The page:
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A panel of experts convened by the National Institute of Allergy and Infectious Diseases recommends against doctors using a combination of hydroxychloroquine and azithromycin for the treatment of COVID-19 patients because of potential toxicities.
"The combination of hydroxychloroquine and azithromycin was associated with QTc prolongation in patients with COVID-19," the panel said.
QTc prolongation increases the risk of sudden cardiac death.
The recommendation against their combined use would seem to fly in the face of comments made by President Trump suggesting the combination might be helpful. On March 21, for example, the president described them in a tweet as having a "real chance to be one of the biggest game changers in the history of medicine."
He has repeatedly touted the use of the drugs during televised coronavirus task force briefings.
"I think it's not a bad idea to do it, but that's up to the doctors," Trump said March 31 before adding the caveat, "It's going to have to be proven. It's very early."
On April 5, though, without any more evidence of efficacy, he went further:
"What do you have to lose? And a lot of people are saying that when — and are taking it — if you're a doctor, a nurse, a first responder, a medical person going into hospitals, they say taking it before the fact is good. But what do you have to lose? They say, 'Take it.' I'm not looking at it one way or the other, but we want to get out of this. If it does work, it would be a shame if we didn't do it early. But we have some very good signs. So that's hydroxychloroquine and azithromycin."
As for using the use of hydroxychloroquine or chloroquine alone, the panel said there was "insufficient clinical data to recommend either for or against." It reached the same conclusion about the drug remdesivir.
The expert panel, convened by the NIH Institute that Dr. Anthony Fauci directs, produced a set of guidelines for doctors to use in treating COVID-19 patients. The panelists come from a variety of health care disciplines. For the most part, the guidelines are agnostic about the use of experimental medications, pointing out that strong scientific evidence is lacking to make a firm conclusion one way or the other.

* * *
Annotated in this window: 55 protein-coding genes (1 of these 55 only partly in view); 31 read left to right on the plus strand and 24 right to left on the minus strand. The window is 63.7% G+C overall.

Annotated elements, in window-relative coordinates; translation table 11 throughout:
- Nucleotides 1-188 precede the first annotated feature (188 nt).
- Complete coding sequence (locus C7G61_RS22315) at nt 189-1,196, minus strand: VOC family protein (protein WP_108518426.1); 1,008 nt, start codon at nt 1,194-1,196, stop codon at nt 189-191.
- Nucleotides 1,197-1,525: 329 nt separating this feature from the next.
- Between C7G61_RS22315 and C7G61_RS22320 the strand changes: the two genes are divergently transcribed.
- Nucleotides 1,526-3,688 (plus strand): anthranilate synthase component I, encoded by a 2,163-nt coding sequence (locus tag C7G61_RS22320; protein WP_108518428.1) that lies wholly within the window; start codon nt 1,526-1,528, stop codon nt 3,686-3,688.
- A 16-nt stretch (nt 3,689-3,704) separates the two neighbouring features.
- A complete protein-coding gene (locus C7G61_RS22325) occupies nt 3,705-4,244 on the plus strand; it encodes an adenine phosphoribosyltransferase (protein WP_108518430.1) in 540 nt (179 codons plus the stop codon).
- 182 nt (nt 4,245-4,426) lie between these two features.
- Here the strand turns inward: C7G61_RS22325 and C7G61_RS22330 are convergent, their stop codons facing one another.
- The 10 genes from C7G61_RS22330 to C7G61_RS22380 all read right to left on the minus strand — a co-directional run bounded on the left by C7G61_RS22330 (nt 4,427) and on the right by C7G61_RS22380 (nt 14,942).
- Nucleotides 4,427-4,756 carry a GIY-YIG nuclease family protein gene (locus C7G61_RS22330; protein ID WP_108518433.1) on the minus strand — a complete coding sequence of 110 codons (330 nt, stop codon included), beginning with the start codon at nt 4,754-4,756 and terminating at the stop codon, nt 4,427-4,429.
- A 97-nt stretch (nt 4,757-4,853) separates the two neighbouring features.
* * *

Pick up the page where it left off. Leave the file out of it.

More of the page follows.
But occasionally, there are recommendations explicitly against certain therapies. For example, the panel recommended against using Lopinavir/ritonavir or other HIV protease inhibitors because of negative clinical trial data. It also recommended against using interferon because it seemed to make patients with SARS and MERS worse. Those diseases are caused by a coronavirus related to the one causing COVID-19.
"It's all based on the data," said panel member Dr. Susan Swindells, a professor in the department of internal medicine at the University of Nebraska College of Medine. "We just plowed through everything that was, and apart from supportive care, there wasn't anything that was working terribly well."
The panel also concluded that there was insufficient evidence to recommend any kind of treatment either to prevent infection with the coronavirus or to prevent the progression of symptoms in those who are already infectious. That recommendation could change based on clinical trials presently underway.
Both hydroxychloroquine and convalescent serum are being studied for the possible use for prophylaxis, but the results from those trials are not available. Many of the recommendations aren't terribly surprising. Persons who test positive for the coronavirus but don't have symptoms should self-isolate for seven days after their first positive test.
Patients with mild symptoms should be monitored closely, because more serious symptoms can come on rapidly. Patients with moderate symptoms will likely need hospitalization and supportive therapy. People with severe disease may need oxygen through a cannula, or tube; patients in critical condition may need to be place on a respirator.
The plan is to update the guidelines frequently as new results become available. Swindells said there could be an update about the recommendations regarding remdesivir in the coming week or so.
Correction: April 22, 2020 12:00 am — In a previous version of this story, we incorrectly described two statements from President Trump as being made during April 1 and April 6 press conferences. The statements were actually made during March 31 and April 5 press conferences, respectively.
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